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In Astronaut Case, Where's the Usual Fox Outrage Over Crime?

Reported by Judy - February 7, 2007 -

The co-hosts of "Fox and Friends" struggled Wednesday (February 7, 2007) to display any outrage over an alleged murder attempt.

Steve Doocy, Gretchen Carlson, and Brian Kilmeade consistently portrayed NASA astronaut Lisa Nowak as an object of sympathy rather than someone who belongs behind bars for her alleged attempted murder of Colleen Shipman.

The facts surrounding the case are bizarre – Nowak’s 900-mile trip, in diapers, from Houston to Orlando, where she tracked down her rival in a love triangle while wearing a wig, dark glasses, and long coat, and then sprayed her with pepper spray.

The “Fox and Friends” three-some interviewed Dr. Georgia Witkin, a psychologist and a Fox News contributor, who claimed Nowak’s infatuation with another astronaut, Bill Oefelein, might be a form of an anti-depressive. Nowak had achieved her life’s goal by going into space in July and was coming down from that high when she became infatuated with Oefelein, which flooded her brain with feel-good chemicals that Nowak craved, according to Witkin.

"I’m not saying this is an evil person," Witkin said.

And neither did any of Fox’s friends.

Carlson described Nowak as a fallen genius. Kilmeade called her a "bright star and a role model" who was "going through a major transition."

"Love makes you do weird things," said Doocy, adding her behavior was "very peculiar."

So attempting to murder someone is just "weird" or "very peculiar" in this case?

The co-hosts made Nowak the subject of their "Question of the Day," asking whether she should be out on bail, be in jail, or be in a psych ward. One caller referred to Nowak as someone with "mental problems." Another said, "I think she needs help. I feel sorry for her. She doesn’t have any priors."

"Some are speculating she just snapped," agreed Doocy, sounding supportive of a potential insanity defense by Nowak.

Later on, Fox News' John Scott, host of "Fox News Live," appeared on "Fox and Friends" to promote his show coming up in the next hour and questioned the decision to charge Nowak with attempted murder. "Is that piling on?" he asked.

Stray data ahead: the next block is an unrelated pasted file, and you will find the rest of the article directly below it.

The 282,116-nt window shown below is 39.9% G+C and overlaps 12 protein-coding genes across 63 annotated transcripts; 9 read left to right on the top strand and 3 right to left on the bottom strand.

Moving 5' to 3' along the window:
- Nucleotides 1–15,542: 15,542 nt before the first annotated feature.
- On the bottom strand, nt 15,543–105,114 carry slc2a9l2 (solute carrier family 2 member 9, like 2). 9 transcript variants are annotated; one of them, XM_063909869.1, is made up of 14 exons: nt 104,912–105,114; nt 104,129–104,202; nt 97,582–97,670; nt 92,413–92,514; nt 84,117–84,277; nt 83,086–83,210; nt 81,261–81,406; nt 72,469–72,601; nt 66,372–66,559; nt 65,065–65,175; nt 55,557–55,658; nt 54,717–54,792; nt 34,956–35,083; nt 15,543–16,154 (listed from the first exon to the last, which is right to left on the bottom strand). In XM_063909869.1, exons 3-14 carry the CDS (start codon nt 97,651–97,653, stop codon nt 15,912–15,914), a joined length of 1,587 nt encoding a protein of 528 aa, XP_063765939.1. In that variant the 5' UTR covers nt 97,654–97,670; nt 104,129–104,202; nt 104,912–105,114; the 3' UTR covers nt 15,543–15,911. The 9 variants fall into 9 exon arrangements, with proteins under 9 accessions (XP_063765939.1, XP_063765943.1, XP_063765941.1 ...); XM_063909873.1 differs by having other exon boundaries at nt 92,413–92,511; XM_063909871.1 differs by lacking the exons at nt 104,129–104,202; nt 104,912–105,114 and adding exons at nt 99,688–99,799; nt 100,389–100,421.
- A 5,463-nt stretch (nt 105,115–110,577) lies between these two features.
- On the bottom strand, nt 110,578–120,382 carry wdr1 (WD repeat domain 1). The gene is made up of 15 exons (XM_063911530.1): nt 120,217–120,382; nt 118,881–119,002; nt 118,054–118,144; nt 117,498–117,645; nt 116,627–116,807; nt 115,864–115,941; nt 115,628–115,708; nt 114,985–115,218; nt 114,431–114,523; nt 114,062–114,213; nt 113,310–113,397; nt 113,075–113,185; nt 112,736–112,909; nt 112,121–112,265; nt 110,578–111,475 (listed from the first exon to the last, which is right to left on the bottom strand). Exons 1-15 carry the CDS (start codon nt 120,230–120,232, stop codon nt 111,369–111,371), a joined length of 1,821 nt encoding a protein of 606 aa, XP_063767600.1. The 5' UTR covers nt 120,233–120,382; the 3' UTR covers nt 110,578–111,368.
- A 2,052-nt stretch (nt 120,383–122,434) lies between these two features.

Such sympathy for the alleged perpetrator of a crime is rarely seen on "Fox and Friends," where attacks on judges seeming soft on crime and attempts to use insanity or diminished responsibility defenses are more the rule.

Why the special treatment for Nowak?

Nowak's social standing seems to have exempted her from being included in the trio's concept of who commits crimes in this country. Nowak comes from the ranks of the nation's heroes -- a member of the military, a space pioneer, well-educated, middle class at least, probably suburban. Her gender may also be protecting her from the co-hosts' indignation at her alleged crime.

The typical criminals presented on "Fox and Friends" come from inner-cities, are poor, not well-educated, often male, often non-white.

Nowak is too much like the co-hosts for them to consider her a criminal. Criminals, they think, are people who look, act, and live differently from them, and that's why they believe the nation should use racial profiling to stop people who want to hurt the rest of us.

But the Nowak case is an example of why profiling on the basis of appearances, rather than behavior, doesn’t work.

People who are "good" can do bad things. And they are not necessarily crazy when they do them. And people who fit the image of "criminal" also can just "snap" over the same sorts of pressures that the "Fox and Friends" co-hosts were describing for Nowak. But they often find it harder to gain the sympathy of the trio on "Fox and Friends."